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Birth & Babies with Nurse Rita

Q: Will sex while pregnant hurt the baby? And if it doesn’t, when should we stop?

A: It is perfectly safe to have sex during pregnancy unless your doctor advises otherwise. There are some specific pregnancy problems where a doctor would advise “pelvic rest” meaning no heavy lifting, no housework, no exercise and no sex. This could be for a few weeks or for the entire pregnancy. Most women enter pregnancy at optimum health, and the hormonal changes give them a sexual surge. Partners often feel like they will hurt the baby but need reassuring that all is well.

Q: Our son is two and still does not sleep through the night. We put him in his own room, but he cries and ends up in our bed. I do not want him there, but it’s the only way we can get a good night’s sleep. How can we get him to stay in his bed all night?

A: What happened to disrupt the previous sleep routine? Perhaps it was teething, illness or travel, as these are the main culprits for a change in an established sleep pattern. Once this happens the parents have a tendency to relax the routine and it goes on for much longer than necessary. Leaving your children in your in bed with you seems much easier than walking back and bedtime is important in order to prepare for more fun tomorrow.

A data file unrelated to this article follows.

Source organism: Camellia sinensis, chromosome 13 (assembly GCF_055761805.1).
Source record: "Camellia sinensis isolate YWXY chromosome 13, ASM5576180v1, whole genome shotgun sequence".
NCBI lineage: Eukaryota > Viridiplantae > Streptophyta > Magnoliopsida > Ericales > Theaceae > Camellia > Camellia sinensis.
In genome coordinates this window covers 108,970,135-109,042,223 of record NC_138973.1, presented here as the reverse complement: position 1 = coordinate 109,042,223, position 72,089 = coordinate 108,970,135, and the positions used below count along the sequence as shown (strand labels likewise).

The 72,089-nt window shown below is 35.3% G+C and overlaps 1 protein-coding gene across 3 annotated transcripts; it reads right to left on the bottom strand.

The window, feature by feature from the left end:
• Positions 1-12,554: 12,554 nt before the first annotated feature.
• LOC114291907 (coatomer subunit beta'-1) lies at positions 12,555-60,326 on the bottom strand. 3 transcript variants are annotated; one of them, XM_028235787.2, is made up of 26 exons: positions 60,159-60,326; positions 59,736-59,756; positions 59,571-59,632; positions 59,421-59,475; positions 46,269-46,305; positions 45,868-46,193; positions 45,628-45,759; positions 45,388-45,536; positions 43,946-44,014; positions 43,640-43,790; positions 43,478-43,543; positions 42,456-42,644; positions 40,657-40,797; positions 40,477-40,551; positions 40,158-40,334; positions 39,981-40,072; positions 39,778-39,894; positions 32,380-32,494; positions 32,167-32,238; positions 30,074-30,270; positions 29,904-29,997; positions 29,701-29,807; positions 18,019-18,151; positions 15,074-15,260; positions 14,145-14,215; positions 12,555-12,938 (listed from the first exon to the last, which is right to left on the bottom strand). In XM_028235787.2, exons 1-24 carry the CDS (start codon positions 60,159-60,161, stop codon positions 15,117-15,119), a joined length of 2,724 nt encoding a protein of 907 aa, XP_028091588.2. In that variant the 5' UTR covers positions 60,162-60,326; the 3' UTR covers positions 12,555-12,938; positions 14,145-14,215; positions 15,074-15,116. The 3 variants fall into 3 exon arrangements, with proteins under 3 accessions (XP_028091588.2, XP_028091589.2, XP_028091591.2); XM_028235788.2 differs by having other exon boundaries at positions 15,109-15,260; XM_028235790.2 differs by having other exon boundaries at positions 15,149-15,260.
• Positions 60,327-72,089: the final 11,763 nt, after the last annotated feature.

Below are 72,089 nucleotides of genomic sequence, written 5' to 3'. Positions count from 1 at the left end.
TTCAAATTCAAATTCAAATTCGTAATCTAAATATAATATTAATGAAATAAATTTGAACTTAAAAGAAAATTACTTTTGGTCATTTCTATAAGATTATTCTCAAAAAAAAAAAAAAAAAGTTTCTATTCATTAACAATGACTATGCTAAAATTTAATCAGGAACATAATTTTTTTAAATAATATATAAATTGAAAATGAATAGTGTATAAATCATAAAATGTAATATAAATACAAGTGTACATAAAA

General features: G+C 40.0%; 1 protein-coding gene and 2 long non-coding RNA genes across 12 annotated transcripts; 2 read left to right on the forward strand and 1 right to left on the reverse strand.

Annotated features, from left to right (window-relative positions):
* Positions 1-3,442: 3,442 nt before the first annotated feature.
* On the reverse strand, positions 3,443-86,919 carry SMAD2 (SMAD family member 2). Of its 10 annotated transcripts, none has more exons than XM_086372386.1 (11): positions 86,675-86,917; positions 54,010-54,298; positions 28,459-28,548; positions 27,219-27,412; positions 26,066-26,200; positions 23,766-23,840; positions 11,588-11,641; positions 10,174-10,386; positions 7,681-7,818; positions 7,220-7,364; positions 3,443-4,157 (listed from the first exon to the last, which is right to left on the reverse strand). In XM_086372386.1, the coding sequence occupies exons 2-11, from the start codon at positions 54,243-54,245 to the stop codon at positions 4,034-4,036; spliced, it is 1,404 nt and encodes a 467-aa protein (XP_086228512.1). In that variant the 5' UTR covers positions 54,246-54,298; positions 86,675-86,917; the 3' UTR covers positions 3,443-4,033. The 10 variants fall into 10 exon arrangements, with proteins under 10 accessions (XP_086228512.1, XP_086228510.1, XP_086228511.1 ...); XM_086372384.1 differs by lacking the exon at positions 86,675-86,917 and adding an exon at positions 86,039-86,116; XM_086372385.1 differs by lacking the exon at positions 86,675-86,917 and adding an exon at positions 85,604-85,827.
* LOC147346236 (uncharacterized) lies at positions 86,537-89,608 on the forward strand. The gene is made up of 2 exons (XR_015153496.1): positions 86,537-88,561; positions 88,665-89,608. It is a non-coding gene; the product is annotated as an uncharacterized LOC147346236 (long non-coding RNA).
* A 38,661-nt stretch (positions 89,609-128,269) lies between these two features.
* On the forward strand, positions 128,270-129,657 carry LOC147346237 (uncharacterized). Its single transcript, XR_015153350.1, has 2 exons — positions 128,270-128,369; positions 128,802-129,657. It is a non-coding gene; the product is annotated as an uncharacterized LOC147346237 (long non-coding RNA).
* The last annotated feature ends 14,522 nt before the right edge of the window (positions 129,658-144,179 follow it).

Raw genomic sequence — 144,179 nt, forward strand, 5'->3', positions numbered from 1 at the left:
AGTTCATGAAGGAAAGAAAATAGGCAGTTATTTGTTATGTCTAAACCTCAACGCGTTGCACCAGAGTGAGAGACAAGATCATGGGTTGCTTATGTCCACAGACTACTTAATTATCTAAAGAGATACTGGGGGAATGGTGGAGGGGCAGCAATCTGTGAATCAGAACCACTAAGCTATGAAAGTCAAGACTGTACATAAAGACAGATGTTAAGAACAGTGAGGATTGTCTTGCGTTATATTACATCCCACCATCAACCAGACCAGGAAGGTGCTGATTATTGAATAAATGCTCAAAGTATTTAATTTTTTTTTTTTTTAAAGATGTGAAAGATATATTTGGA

Of course, they will cry and be unhappy that they are no longer in bed with you and every parent hates to hear their child cry. Remember that this cry is because you have now changed the rules and they will be displeased with this new change. Be strong! Your child is smart and will adjust if you are firm. Stick with your decision!

Q: At what age should we take the bottle way from our child? I see three and four-year olds but I think that’s too old. I say two but my husband says it’s too soon.

The removal of the bottle may cause emotional discomfort for you as you transition from infant need to toddler needs. This change is more of a parent issue than a child development one. I would suggest both of you have a discussion on your shared sense of how fast time is moving; your once gurgling baby is now a small child with their own personality. Your child is now ready to move on to the next phase, but the parents may not be so enthusiastic.

The use of a bottle should end between 12-18 months. Prolonged use of the bottle may create tooth misalignment and cavities. The need for milk is much reduced to about eight to 12 ounces a day.

Most babies are offered a sippy cup between nine and 12 months old, with milk or water several times a day. This is to encourage drinking instead of sucking. By this age your older child should be eating a varied diet rich in iron, calcium, minerals and vitamins.

Nurse Rita Stevens is the owner of BirthPlus. To book a consultation, email her at nurserita94@gmail.com. BPM